“Remember: An outdoor trip should start at your youth’s comfort level, not your own,” he says. He refrains from reminding them that, just yesterday, their own comfort levels were a lot lower.
A banner carrier for YOP’s mission, McCrann went through the Outdoor Leadership Training in 2008 and began volunteering as an instructor that same year. Since then, he has led 10 trainings for YOP. He attributes his return rate to the attendees’ passion. “Without exception, participants are excited to receive the knowledge I have, which makes the whole process meaningful and enjoyable,” he says. “It’s really fun to teach people things they want to learn.”
Upon reaching the trailhead, Gilson and Chawansky seamlessly resume their leadership roles, reviewing a topographic map of the area with the group to take stock of the route ahead. Chawansky assists Harrison in locating water sources on the map and deciphering how much elevation they’ll gain. As Gilson and Chawansky lead roll call then lift their packs and amble up the trail, Venuat and McCrann linger behind, marveling at how thoroughly the group members have internalized what they’ve learned.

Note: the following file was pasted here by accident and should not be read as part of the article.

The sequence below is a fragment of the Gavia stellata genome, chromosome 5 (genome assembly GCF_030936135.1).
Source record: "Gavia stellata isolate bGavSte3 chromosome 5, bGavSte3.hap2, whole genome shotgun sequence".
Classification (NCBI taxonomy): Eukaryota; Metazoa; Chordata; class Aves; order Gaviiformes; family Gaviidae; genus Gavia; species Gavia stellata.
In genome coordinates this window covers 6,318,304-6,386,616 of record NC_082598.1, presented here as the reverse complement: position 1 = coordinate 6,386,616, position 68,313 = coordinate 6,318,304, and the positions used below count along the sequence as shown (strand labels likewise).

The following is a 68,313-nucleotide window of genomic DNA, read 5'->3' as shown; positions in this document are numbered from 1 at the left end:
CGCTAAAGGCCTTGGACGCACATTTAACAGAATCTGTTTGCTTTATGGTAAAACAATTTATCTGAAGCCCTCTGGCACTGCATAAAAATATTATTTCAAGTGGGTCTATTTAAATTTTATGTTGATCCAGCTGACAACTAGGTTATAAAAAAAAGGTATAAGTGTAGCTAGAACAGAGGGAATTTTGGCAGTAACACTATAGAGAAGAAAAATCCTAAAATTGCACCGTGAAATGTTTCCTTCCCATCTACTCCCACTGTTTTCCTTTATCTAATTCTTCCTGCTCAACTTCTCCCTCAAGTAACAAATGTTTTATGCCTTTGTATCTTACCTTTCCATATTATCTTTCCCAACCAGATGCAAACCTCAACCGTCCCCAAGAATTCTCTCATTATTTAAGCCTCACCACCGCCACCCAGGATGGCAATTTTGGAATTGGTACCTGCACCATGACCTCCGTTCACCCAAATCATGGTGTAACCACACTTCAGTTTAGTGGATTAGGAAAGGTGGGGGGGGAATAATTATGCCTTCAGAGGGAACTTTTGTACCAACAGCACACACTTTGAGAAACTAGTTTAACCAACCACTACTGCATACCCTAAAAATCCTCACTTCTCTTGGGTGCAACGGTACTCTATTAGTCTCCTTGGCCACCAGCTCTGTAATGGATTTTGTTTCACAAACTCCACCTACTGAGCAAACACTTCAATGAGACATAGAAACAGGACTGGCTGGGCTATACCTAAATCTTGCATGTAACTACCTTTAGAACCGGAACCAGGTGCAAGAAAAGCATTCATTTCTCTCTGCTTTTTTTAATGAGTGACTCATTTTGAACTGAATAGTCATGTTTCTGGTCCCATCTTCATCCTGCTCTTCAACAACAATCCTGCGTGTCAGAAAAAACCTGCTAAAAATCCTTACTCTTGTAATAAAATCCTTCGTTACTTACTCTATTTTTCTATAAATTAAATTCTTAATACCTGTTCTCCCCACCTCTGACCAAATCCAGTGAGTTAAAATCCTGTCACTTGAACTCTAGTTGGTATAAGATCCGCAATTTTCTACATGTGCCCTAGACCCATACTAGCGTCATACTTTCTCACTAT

“It’s always rewarding to see participants begin to picture themselves and the youth they work with in the environment we train in,” Venuat says. “When I hear them talk about the tweaks they’ll make to their trips to achieve their program goals, I know they’re bound to succeed.”
Fast forward three days, 13 miles, two nights at remote campsites, one deluge, and countless pesky bugs, and the group returns to Mohican. Blistered, sore, and elated, they’ve learned a surprising amount about their capabilities as individuals and as leaders. Earlier this morning, Venuat and McCrann met with each participant individually to evaluate his or her progress. If the instructors deemed anyone in need of more experience before leading kids outdoors, they would chart a plan for further YOP training. But everyone in this group received an enthusiastic thumbs-up.
Harrison circulates among his new friends, distributing high fives. “I’m more confident about backpacking,” he says. “I was worried in the beginning that I didn’t have enough experience, but I feel like I stepped up and did well for my first time. I’m excited to take more trainings in the future.”
Pleased with her own progress, Gilson is equally impressed by Venuat and McCrann. “I loved the way they presented complex and even intimidating material so clearly,” she says. “They did it so well, you don’t have a choice but to feel confident in your ability to take that knowledge back to your kids and show them how to do it, too.”
It’s this self-confidence—rooted in technical mastery, good decision-making, and a passion for the outdoors—that YOP hopes to build in both youth workers and their youth. The outdoors has the power to transform a teen’s world: at home, at school, and in the community. “Going outside gives kids time to reevaluate what matters in life, to listen to what’s in their hearts, and to simply have the space and time to be,” Chawansky says.
“Leading kids outdoors can change their lives.”
LEARN MORE: YOP AT 50
FURTHER READING: SUPPORT YOP